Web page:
ROLE

PROJECT DESIGNER

 

As lead designer on this competition winning entry, my role was described by one of Fentress Architect’s principals as “[he] completed the design, coordinated issues with our partners in Kuwait, and composed and crafted the competition boards in a very short fused schedule.”

 

After we completed schematic design PACE engineers integrated local construction techniques for construction documents.  Construction commenced November 2013.  Competing firms included Foster + Partners and Jacques Ferrier Architectures.

 

[FENTRESS ARCHITECTS]

PROJECT DESCRIPTION

AL-FARWANIYA & AL-JAHRA, KUWAIT // 1,360,000 SQ FT

 

The following is my written description for the competition phase:

 

Al-Farwaniya & Al-Jahra Courthouse Design

 

The first and foremost importance in the expression of a Courthouse is its stability, permanence, fairness and stature within government.  With the increasing complexities of society, this is accomplished by communicating the open and transparent judicial process that takes place within the building.  A strong architectural statement for the courthouse is essential:  open and transparent yet secure; stable and permanent yet flexible for future needs; the issuance of justice one person at a time yet efficient and commanding respect; and finally integrated with the latest technology paired with a strong sense of history and purpose of dispensing justice to the people. 

 

The foundation of planning and designing the modern courthouse is a clear and efficient planning strategy that separates the three types of circulation systems required:  public, private or judicial and secure or prisoner.  This is accomplished in the design.  The public and private circulation systems occur horizontally, while the secure or prisoner circulation occurs vertically. 

 

The design creates an impressive central interior courtyard.  This public hall is both the symbolic and functional focus of the courthouse.  After traversing the majestic public steps in front of the public edifice and passing through security, the public enters a majestic and grand central atrium.  The finely appointed grand interior room is rung with courtrooms on two sides and public elevators and offices on the third side.  The large geometrically detailed wall of glass allows for the public to both see into the building as well as allowing visitors to view outside, while filtering the harsh sunlight.  This creates both a strong entry to the civic building and expresses the openness and transparency of the business being conducted inside the courthouse.  This connection between the inside and outside strengthens the civic purpose of the center of justice.

 

The atrium acts as if a traditional courtyard were turned on its side with its opening to the public rather than the sky.  This creates a functional and symbolic public space that is welcoming to the public.  In contrast, a more traditional building entry would be opaque and uninviting to the public.  Contrarily, the Al Farwaniya and Al Jahra Courthouses use of glass expresses a sense of increased transparency of the judicial process and openness of the legal system.  Views are also abundant from the interior space of the courthouses.

 

The design of the Al-Farwaniya and Al Jahra court complexes is an interaction between inspirational yet highly efficient spatial relationships and a reinterpretation of traditional Kuwaiti architectural elements and the art of Arabic calligraphy.  These different generative concepts inform and strengthen each other in a pervasive way, each adding value to the other in every part of the building.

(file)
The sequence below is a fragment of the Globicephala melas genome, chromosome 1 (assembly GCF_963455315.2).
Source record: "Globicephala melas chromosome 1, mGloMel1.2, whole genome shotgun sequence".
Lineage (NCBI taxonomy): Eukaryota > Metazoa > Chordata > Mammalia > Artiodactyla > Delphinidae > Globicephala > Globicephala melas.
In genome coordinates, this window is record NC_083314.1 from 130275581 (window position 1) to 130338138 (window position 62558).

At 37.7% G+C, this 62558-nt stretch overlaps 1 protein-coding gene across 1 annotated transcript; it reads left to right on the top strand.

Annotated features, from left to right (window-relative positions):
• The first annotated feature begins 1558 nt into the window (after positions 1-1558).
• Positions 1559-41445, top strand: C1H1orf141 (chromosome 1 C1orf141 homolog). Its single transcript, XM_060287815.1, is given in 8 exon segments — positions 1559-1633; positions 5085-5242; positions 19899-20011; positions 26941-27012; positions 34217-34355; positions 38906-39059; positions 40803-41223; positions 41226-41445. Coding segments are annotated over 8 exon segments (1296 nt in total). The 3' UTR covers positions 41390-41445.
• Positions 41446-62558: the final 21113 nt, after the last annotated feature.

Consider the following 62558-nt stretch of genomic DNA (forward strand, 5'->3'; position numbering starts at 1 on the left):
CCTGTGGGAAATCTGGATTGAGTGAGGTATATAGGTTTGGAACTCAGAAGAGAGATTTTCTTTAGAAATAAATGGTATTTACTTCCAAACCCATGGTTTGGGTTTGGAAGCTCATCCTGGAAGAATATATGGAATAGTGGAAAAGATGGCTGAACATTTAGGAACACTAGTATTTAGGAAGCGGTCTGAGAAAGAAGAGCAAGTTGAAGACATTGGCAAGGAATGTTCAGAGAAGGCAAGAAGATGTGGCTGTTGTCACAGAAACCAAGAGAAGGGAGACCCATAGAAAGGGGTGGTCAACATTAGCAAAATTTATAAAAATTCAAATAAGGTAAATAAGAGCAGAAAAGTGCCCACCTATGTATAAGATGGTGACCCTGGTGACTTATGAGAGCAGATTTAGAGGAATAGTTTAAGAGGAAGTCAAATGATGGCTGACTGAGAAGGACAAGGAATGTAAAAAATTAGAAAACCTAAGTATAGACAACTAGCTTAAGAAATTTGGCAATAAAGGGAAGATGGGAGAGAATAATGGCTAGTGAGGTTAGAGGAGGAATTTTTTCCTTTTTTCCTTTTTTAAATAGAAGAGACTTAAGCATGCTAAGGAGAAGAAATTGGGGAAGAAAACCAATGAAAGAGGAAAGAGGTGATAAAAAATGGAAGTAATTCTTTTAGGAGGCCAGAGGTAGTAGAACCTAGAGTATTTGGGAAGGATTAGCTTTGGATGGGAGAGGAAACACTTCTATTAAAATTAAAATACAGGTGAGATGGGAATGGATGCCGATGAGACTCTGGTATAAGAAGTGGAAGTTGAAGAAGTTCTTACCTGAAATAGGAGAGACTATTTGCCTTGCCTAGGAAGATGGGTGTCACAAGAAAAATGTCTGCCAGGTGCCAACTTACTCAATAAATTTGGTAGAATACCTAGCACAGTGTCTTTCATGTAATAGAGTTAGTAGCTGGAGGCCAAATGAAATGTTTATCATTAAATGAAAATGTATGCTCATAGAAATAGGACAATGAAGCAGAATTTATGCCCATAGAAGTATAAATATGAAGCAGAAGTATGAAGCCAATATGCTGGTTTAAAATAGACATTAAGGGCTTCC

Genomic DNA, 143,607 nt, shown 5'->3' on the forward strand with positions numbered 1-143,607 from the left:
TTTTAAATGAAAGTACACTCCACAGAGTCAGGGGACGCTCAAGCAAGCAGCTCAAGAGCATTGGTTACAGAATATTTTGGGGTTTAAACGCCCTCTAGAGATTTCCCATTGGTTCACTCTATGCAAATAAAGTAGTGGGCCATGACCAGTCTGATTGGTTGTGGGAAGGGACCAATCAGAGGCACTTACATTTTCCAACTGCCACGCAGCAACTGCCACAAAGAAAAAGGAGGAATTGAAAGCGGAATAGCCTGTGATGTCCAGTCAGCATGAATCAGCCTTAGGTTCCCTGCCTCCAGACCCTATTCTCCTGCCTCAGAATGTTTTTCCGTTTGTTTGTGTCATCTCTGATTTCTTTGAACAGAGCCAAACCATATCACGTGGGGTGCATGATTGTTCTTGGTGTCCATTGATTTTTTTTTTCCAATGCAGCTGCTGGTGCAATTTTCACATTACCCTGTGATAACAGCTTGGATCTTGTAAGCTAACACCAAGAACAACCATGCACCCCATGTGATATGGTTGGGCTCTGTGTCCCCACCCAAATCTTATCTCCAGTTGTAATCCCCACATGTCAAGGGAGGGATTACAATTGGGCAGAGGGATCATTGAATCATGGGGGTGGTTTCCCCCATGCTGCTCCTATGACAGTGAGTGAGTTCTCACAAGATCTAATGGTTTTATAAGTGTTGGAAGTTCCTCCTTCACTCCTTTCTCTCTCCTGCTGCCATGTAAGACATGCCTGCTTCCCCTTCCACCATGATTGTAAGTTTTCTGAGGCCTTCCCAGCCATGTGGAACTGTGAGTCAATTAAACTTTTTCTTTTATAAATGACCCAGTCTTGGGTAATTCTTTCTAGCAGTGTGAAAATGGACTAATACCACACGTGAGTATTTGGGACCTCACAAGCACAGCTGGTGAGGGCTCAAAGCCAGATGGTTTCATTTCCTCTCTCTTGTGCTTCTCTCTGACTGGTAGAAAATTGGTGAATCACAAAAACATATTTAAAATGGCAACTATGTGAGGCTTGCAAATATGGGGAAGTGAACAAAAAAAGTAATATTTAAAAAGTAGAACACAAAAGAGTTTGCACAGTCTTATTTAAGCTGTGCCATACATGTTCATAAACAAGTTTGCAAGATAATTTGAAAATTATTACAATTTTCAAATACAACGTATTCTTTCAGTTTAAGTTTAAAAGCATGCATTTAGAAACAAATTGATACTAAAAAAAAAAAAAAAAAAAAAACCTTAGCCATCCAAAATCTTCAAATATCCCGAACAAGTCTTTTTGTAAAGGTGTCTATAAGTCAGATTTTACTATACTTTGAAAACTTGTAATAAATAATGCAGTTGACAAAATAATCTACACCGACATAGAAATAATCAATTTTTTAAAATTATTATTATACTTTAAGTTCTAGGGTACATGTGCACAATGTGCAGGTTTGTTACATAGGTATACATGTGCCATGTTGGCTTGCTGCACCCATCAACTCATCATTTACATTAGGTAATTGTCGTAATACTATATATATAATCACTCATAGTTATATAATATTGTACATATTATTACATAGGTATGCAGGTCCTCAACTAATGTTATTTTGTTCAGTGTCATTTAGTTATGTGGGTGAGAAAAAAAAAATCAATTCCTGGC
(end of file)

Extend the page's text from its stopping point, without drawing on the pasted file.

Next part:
After extensive study of programmatic layout, an interlocking “L” shape provides the most efficient interaction between the three circulation zones (public, secure, restricted) and the spaces that they serve.  The grand atrium holds these pieces together in a dramatic fashion (portfolio, fig.1).

 

Arabic calligraphy has always been admired for its artistic merits.    The architectural form derived is a strong connecting base with intermittent vertical extensions (portfolio, fig.2).

 

This provides the building with a distinctive form and is empathetic to what it means to be part of a particular culture.  As it wraps the building the interlocking “L” shape becomes apparent again.  This also provides the building with an outward expression of stability as it creates a consistent thick plinth and rooted identity.

 

The rational geometry of the courthouse is a physical embodiment of the judicial process.  Permanence is given to the building as the Arabic derived form is written in stone.

 

The vertical extensions accent and protect special parts of the building.  One of those points being the open main entry of the building.  One common thread that can be seen in Kuwaiti architecture is attention to the main entry.  The large glass wall at this point emphasizes the point of entry with its slope as the stairs rise to meet it.  This key element is also decorated with an Arabic derived frit pattern that screens and creates interest with the southern light entering the building.

 

 

Numerous sustainable strategies are incorporated into the building.  In addition to very efficient mechanical systems, also included are deeply recessed punched openings at the plinth combined with horizontal and vertical sun shades at the upper levels to reduce the heat load on the building.  The atrium will also provide natural stack ventilation for the building.  A large canopy at the building entry provides shade created by photovoltaic cells and will demonstrate the green values of the courthouse